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Soaring prices for North Texas apartments squeeze renters

Soaring prices for North Texas apartments squeeze renters
Soaring prices for North Texas apartments squeeze renters 02:55

DALLAS (CBSNewsTexas) - When Ashlynn Neumayer graduated from Texas Tech last spring she had big dreams of moving to Dallas. She had a new degree and a new job, but what she didn't account for were the thousands of dollars she would be paying in rent.

"Seeing my bank account go down every month after paying rent, it's a lot," Neumayer said. "I feel like I'm really kind of not really making money."

When it comes to finding a place to live in North Texas, renting has become just as competitive and expensive as a home, if not more so.

Neumayer started off paying $1,600 for a studio. but quickly realized she needed more space. She currently pays $2,400 for a 735-square-foot 1-bedroom apartment.

"It is kind of hard realizing I'm paying so much money for an apartment, not a house, not a mortgage," Neumayer said.

If rent increases, she says she may be forced to move. And she is far from alone.

"The rents are just astronomical in Dallas," said Realtor Brandt Phillips. "There's just no flexibility in the prices, so when someone comes to me and says 'I want an apartment for x price' ... you might have been able to get that in 2020 or 2021, or even last year, but that's just not possible right now."

Phillips says rent generally increases about 1%-4% per year, but in 2022 it went up nearly 20%.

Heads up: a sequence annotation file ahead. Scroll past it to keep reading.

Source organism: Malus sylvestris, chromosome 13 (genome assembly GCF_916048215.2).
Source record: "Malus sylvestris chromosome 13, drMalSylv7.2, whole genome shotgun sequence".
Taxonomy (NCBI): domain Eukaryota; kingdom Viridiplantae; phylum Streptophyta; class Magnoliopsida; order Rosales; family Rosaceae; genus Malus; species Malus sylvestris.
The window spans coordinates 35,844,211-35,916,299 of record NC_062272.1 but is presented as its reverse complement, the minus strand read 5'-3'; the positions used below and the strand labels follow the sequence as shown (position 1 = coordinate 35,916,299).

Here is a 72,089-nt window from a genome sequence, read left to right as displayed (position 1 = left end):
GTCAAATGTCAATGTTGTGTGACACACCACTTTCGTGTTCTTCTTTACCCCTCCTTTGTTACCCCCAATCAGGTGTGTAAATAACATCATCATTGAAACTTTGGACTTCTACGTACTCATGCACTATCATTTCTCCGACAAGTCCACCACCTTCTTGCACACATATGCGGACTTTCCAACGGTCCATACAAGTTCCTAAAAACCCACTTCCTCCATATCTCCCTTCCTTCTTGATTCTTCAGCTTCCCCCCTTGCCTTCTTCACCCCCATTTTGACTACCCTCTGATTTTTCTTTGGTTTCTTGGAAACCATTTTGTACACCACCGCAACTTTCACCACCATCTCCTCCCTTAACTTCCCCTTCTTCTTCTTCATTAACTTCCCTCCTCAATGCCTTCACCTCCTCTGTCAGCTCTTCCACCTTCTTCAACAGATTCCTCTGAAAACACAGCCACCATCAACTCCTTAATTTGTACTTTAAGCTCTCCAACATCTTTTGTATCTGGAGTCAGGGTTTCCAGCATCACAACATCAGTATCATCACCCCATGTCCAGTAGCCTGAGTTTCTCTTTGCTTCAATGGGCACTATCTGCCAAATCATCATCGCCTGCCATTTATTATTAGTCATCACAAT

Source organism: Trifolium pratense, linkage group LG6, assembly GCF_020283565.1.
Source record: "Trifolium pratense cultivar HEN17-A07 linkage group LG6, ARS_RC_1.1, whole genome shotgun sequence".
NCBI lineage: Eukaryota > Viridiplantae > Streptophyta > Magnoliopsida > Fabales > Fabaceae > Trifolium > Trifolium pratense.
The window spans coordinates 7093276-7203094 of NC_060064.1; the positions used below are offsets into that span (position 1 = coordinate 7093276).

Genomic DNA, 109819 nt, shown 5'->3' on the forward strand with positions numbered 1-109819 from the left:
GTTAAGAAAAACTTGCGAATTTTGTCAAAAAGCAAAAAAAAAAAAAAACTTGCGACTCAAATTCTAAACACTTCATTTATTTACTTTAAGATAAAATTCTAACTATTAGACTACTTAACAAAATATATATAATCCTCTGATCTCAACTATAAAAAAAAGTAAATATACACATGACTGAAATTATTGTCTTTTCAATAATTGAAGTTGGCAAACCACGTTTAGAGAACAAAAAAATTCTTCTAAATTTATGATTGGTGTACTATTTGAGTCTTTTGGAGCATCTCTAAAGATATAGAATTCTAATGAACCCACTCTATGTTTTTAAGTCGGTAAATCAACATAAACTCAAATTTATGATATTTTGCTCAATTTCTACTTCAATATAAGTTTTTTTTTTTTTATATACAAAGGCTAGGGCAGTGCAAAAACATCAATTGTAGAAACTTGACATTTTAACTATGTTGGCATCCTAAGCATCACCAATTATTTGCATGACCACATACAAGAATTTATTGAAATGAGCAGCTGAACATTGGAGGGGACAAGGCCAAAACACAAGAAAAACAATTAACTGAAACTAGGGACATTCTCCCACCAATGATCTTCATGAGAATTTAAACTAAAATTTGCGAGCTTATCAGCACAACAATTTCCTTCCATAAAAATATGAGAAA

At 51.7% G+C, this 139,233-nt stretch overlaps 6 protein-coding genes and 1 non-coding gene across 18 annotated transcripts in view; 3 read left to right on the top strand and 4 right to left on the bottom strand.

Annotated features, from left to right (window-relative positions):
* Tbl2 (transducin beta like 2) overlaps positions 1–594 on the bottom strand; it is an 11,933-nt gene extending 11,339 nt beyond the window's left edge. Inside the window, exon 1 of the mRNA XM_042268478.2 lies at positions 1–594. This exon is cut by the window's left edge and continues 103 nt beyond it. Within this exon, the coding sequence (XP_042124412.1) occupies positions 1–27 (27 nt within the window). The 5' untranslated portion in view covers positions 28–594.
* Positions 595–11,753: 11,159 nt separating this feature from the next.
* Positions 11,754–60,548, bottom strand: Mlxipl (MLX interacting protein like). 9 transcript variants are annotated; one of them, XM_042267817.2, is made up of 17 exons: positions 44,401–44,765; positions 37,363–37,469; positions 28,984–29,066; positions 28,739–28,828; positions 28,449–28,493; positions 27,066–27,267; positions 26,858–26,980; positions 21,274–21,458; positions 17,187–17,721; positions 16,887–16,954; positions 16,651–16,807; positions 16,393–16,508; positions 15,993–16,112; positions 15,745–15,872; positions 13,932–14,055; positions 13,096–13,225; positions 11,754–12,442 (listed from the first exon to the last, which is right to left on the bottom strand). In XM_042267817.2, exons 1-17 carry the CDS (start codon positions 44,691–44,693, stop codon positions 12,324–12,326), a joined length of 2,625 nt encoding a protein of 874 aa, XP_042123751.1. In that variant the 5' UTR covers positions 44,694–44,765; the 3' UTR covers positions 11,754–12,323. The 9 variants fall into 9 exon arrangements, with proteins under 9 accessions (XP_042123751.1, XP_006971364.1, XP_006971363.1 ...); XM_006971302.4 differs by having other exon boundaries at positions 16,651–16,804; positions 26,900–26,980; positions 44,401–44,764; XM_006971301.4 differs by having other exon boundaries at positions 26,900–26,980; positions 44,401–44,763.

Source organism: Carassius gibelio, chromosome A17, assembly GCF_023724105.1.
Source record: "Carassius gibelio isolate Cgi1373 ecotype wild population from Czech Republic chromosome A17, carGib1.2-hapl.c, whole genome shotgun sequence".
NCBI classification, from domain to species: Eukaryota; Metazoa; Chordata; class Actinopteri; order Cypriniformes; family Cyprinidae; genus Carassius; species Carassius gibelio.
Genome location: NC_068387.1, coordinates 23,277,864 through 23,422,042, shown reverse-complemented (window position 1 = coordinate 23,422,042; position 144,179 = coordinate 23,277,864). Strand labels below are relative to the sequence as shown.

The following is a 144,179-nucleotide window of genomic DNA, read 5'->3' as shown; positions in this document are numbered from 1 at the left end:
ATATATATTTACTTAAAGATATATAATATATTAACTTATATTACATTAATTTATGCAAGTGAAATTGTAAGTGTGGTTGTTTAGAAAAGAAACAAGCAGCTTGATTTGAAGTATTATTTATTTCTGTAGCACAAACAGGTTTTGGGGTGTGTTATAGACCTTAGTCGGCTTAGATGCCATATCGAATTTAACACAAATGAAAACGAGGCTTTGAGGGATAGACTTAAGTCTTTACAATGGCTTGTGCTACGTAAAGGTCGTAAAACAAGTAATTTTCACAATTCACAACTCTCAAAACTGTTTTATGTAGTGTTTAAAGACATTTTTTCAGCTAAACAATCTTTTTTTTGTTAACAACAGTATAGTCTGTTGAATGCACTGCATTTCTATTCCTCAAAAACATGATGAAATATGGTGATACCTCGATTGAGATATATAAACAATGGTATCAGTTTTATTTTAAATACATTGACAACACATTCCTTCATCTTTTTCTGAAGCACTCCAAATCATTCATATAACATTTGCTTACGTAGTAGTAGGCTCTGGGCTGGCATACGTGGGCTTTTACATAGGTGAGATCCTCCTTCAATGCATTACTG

On, a website with apartment listings, the average price of a studio in Fort Worth is $1,287. In Dallas it is $1,551, and in Frisco it is $2,280. 

According to Zumper, another apartment finder, rent for 1-bedroom units in Fort Worth has grown 28% since the pandemic, and 16% in Dallas.

"You're kind of stuck with the prices that these apartments are demanding because they have the willpower and the flexibility to do that," Phillips said.

The alternative to renting, purchasing a home, is also challenging. Due to high prices, rising interest rates and uncertainty in the economy, Phillips says many people are forced to put off buying. They rent longer, which creates even more competition.

"Ideally you rent for a year or two and you put some of your earnings into savings but when your rent is increased by $200 or $300 a month, that money that you were going to save is no longer to be able to be put aside." Phillips said.

Some ways to save money include getting a roommate, lock into a longer lease term or compromising on things like size or location.

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